How Kraft Foods took over Cadbury: Merger and Acquisition Analysis – Finance Assignment Help
As Kraft Foods Group presented the hostile bid at a lower value than the already rejected initial proposal, sources within and outside Cadbury, in different realms of the society and politics, responded to explicitly oppose the bidder in its attempt to take over the company without realizing its full value. The Secretary of State for Business, Innovation and Skills, Lord Peter Mandelson warned Kraft Foods Group that it would face a high degree of opposition from the British government along with that from the workforce and the local population, alleging that the group was trying to “turn around a short term profit and make a quick buck” out of the British confectionery giant.
The trade union established in Britain and Ireland, Unite, vocalized its dissent of the proposed acquisition, and in particular expressed strong criticism of the revelation that the takeover was largely funded by the Royal Bank of Scotland, which is 84% owned by taxpayers of the United Kingdom, after it was bailed out of a crisis by the government. The deal generated heated debates in the British Parliament’s House of Commons, where the role of RBS in the deal was strongly criticized. Prime Minister Brown, while maintaining the significance of Cadbury to the British economy, took a stance of minimizing the unwanted effects through negotiating details with Kraft and bringing out a deal that gave positive results to both the company and the country, and noted: “We are seeking assurance and have received information from Kraft about the importance they attach to the Cadbury workforce, to the Cadbury name and the Cadbury quality in the United Kingdom… We hope that the Kraft owners will make sure that Cadbury workers – the 5,500 – can retain their jobs and make sure that new investment goes into a product that is distinctly British and is sold throughout the world.”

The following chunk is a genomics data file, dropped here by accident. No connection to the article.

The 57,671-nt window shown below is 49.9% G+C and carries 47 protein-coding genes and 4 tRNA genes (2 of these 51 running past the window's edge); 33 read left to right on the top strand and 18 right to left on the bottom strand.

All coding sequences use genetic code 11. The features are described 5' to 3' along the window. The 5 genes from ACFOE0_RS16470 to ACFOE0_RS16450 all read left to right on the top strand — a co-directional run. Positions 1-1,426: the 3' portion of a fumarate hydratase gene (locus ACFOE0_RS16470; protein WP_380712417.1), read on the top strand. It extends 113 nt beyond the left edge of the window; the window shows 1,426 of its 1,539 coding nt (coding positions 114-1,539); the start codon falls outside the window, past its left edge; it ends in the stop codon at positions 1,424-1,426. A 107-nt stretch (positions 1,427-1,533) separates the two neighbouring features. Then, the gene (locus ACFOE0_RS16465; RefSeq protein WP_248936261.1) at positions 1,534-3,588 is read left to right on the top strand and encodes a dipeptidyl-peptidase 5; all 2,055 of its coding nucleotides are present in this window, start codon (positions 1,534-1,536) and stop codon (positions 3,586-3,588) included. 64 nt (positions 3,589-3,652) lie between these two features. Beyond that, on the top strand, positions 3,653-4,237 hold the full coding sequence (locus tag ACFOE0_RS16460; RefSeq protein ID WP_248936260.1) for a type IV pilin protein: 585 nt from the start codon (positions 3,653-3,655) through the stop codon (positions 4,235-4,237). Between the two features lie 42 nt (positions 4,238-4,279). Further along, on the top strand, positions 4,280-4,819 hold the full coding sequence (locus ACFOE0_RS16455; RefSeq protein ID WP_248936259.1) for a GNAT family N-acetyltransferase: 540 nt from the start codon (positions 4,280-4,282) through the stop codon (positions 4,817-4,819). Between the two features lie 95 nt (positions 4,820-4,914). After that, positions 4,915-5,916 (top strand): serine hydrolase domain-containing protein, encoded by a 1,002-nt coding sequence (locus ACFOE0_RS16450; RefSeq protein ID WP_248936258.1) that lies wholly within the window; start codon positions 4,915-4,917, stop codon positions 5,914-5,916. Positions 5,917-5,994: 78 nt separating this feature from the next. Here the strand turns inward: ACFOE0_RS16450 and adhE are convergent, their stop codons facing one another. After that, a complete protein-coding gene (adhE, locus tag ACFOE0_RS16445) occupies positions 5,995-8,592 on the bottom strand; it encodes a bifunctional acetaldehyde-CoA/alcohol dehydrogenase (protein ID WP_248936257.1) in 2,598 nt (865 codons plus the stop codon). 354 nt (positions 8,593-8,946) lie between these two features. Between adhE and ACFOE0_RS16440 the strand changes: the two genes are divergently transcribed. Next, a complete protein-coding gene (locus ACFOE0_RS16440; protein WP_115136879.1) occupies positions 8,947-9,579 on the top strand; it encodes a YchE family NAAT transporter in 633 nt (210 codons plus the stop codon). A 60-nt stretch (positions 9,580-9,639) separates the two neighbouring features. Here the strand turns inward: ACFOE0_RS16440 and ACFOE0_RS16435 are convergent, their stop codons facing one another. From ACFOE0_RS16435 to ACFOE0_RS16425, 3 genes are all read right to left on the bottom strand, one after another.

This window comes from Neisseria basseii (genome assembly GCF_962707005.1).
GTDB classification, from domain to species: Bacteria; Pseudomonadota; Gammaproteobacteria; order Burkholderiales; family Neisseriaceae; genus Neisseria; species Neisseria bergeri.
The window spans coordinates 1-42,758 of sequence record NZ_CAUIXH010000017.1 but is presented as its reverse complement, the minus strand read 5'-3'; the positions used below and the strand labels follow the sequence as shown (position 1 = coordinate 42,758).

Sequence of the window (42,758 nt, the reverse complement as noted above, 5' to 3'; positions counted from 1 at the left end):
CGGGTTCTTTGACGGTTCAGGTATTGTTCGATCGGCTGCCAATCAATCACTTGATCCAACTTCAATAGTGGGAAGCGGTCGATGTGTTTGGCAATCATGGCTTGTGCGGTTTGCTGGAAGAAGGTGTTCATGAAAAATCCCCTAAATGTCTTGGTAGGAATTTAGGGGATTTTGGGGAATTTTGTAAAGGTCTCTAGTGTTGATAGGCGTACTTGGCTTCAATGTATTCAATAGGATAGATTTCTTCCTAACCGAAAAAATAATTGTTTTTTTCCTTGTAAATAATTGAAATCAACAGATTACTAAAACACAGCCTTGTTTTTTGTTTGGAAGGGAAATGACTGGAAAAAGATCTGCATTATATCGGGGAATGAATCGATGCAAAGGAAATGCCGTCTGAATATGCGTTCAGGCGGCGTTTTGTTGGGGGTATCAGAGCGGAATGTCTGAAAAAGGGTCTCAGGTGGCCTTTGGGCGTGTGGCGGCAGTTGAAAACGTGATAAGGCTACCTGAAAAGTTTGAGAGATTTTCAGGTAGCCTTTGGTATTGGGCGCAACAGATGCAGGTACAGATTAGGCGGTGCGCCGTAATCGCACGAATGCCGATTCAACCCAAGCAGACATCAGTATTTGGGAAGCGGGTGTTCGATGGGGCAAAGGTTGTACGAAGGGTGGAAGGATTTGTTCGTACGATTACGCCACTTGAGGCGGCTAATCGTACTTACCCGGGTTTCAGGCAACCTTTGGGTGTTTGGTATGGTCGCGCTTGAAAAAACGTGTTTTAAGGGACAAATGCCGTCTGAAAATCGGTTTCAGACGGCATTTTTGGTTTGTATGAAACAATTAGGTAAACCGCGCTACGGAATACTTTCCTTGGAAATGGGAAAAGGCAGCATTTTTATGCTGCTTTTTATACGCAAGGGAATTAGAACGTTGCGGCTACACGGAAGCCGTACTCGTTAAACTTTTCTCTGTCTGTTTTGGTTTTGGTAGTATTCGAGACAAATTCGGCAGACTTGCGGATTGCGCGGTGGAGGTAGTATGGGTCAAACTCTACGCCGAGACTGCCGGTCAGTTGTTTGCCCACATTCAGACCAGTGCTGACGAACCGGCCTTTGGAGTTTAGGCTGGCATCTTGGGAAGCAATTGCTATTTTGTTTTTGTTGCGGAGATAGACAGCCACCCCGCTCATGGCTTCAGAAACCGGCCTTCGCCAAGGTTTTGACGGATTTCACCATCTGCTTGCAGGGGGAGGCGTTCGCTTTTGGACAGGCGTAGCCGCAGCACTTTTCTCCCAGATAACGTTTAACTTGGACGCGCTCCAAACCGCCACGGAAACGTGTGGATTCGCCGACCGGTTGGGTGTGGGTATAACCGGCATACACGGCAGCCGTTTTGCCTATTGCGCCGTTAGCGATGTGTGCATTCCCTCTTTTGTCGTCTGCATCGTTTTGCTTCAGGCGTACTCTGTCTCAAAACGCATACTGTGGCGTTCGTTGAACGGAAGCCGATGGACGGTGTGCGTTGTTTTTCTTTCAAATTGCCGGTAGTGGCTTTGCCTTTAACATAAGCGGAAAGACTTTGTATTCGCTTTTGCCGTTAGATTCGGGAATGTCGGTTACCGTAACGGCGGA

As Kraft Foods Group furthered its negotiations in its attempt to take over Cadbury, it offered to let minimum loss occur to its existing shareholders and stakeholders. As per the promises extended by Kraft Foods, the Somerdale factory owned by Cadbury that was the most threatened one in case of a takeover, would continue its operations and not be shut down. It also expressed a decision to invest in the Bournville plant owned by the company in the Midlands. These steps, as they indicated, would preserve the manufacturing jobs in the United Kingdom that would otherwise be affected, and thus should allay the fears of the British government and the local population of England of around 30,000 jobs being put at a risk.
Revisions in the amount to be negotiated brought Kraft to offer a price of 771 pence per share towards the end of January, 2010.
With earlier indications from other organizations, the Takeover Panel gave a deadline of January 25th, 2010 to Hershey and Ferrero, to clarify and make a formal declaration of their intention to make an offer to Cadbury. While Ferrero pulled out of the process, Hershey was no longer expected to make an offer to financially match Kraft Foods Group as its bidding partner Nestle, a much bigger Swiss organization, also pulled out its attempts.
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